“Parmigianino’s Antea: A Beautiful Artifice” review by Bobbie Leigh
“Who is Sylvia? What is she, that all our swains commend her…” Substitute Sylvia for Antea and you have some idea of the love affair between viewers and the radiant portrait, “Antea,” at the Frick Collection. As the superstar of a single painting exhibition, Antea doesn’t hang on the wall. This enigmatic portrait is set on a pedestal, free-standing in the middle of the Frick’s Oval Room surrounded by portraits of elegant women who pale compared to her. Parmigianino painted Antea as a young woman, perhaps 16, around the 1530s, roughly five or ten years before he died far too young at 37 in 1540. (The painting was mistakenly dubbed “Antea,” the name of a famous Roman courtesan, by Giacomo Barri in his 1671 work, “A Painter’s Voyage Through Italy,” but who or what she was is still in question).
Mystery surrounds this high-maintenance young woman, one of the most important portraits of the Italian Renaissance. For a start, is she the artists’ mistress, the daughter of a servant, a young aristocrat, a noble bride, or perhaps as Barri wrote, a famous Roman courtesan? The clues are misleading. Someone with deep pockets bought her gold satin dress and marton fur ( a symbol of fertility) and her many jewels — rubies, gold, and pearls — from head to hand. So, discard the servant or mistress theories. That leaves aristocrat or courtesan, but as Renaissance scholar and Frick fellow Christina Neilson notes, courtesans and aristocrats often dressed alike, both favoring the color yellow, so her identity is no sure thing.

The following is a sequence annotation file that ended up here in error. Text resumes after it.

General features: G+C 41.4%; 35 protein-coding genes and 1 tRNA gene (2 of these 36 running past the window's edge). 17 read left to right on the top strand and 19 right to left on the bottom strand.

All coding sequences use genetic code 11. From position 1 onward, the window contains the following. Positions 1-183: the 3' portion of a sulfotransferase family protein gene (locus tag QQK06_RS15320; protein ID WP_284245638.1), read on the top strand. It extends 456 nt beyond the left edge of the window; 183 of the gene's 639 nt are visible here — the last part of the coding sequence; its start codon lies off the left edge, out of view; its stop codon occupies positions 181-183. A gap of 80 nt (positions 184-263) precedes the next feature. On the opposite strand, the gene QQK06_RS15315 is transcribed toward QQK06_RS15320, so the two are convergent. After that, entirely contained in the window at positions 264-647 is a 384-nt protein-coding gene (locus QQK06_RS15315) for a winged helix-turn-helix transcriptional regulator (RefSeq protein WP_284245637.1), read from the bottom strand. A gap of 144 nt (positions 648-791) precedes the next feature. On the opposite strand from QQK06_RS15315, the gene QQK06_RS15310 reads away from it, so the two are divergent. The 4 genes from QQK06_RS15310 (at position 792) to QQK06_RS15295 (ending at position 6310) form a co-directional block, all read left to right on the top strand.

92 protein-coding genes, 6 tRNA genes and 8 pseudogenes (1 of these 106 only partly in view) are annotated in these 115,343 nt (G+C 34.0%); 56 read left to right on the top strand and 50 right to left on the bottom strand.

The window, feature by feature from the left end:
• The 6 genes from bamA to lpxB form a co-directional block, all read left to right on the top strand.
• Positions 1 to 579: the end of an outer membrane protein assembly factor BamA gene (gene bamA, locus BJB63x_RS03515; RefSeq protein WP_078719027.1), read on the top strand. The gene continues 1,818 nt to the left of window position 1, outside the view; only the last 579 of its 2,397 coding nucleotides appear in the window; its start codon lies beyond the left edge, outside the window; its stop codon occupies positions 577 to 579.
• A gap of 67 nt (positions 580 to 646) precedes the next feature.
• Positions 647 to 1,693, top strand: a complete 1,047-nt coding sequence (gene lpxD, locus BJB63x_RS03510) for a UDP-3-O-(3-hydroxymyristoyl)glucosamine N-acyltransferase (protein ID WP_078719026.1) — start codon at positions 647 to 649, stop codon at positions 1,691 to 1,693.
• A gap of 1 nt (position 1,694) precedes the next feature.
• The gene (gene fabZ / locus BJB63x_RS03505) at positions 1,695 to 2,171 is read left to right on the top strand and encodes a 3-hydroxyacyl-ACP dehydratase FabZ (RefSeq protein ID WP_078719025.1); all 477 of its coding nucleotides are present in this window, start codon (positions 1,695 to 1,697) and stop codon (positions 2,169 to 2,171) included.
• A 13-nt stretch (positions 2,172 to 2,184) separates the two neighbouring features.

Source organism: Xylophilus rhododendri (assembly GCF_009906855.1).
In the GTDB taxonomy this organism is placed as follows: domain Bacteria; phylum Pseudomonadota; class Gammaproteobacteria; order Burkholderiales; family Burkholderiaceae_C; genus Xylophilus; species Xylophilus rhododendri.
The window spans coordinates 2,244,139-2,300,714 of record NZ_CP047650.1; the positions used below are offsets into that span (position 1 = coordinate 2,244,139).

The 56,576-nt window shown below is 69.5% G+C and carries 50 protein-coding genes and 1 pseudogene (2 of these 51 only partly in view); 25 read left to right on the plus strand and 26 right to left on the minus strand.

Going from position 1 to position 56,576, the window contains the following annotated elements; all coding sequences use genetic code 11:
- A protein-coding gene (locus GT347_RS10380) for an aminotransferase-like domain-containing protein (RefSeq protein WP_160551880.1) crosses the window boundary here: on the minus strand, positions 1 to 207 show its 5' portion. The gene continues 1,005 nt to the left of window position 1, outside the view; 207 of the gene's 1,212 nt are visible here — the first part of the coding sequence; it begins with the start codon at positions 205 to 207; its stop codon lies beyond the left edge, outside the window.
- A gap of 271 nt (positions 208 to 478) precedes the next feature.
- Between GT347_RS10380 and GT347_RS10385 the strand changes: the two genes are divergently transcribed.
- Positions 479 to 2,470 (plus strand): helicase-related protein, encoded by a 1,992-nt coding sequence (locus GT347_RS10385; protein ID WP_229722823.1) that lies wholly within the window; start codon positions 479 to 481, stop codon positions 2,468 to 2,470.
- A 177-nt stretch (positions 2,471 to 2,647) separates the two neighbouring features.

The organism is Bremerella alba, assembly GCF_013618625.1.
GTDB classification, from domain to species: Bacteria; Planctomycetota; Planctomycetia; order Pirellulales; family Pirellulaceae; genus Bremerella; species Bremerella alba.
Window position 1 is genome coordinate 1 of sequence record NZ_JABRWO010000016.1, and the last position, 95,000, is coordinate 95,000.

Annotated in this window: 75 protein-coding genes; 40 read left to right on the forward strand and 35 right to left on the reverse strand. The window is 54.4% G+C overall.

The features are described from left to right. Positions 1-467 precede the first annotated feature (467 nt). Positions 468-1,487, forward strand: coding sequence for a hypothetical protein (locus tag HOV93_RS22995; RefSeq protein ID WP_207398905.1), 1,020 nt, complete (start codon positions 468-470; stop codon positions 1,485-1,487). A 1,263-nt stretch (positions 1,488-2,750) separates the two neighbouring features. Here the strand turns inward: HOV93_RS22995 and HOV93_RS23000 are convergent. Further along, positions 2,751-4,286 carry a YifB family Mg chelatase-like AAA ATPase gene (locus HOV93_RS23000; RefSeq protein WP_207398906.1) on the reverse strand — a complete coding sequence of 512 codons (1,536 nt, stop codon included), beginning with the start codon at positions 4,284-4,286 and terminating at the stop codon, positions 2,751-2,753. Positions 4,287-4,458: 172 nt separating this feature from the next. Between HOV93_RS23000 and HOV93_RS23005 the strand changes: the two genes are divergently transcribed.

Neilson cites the strong resemblance between the perfectly oval face of Antea and that of one of the angels in another Parmigianino painting, the 1534, “Madonna of the Long Neck.” This leads her to consider whether Antea with her parted lips and sensuous gaze could be the painter’s idealized image of a Renaissance beauty. Aside from her identity, there are other puzzles. Why is her right shoulder so wide, in fact wider than her left ? And why is her head so small and her almost stocky body so big. Study this painting a long time and you will still have more questions than answers. But there is a huge satisfaction in being able to marvel up close at a painting that some say rivals the Mona Lisa. No wonder the show is called “Parmigianino’s Antea: A Beautiful Artifice.”
On view at The Frick through April 27, 2008.
NOTE: There are only three other Parmigianino paintings are in public collections in the U.S.: “The Circumcision” at the Detroit Institute of the Arts; the so-called ” Scarsdale Madonna” at the Kimbell Art Museum in Fort Worth; and “The Entombment of Christ” in the Blanton Museum of Art in Austin, Texas.
Photo: Parmigianino (1503-1540) “Antea” c.1531-1534 .Oil on canvas. Museo di Capodimonte, Naples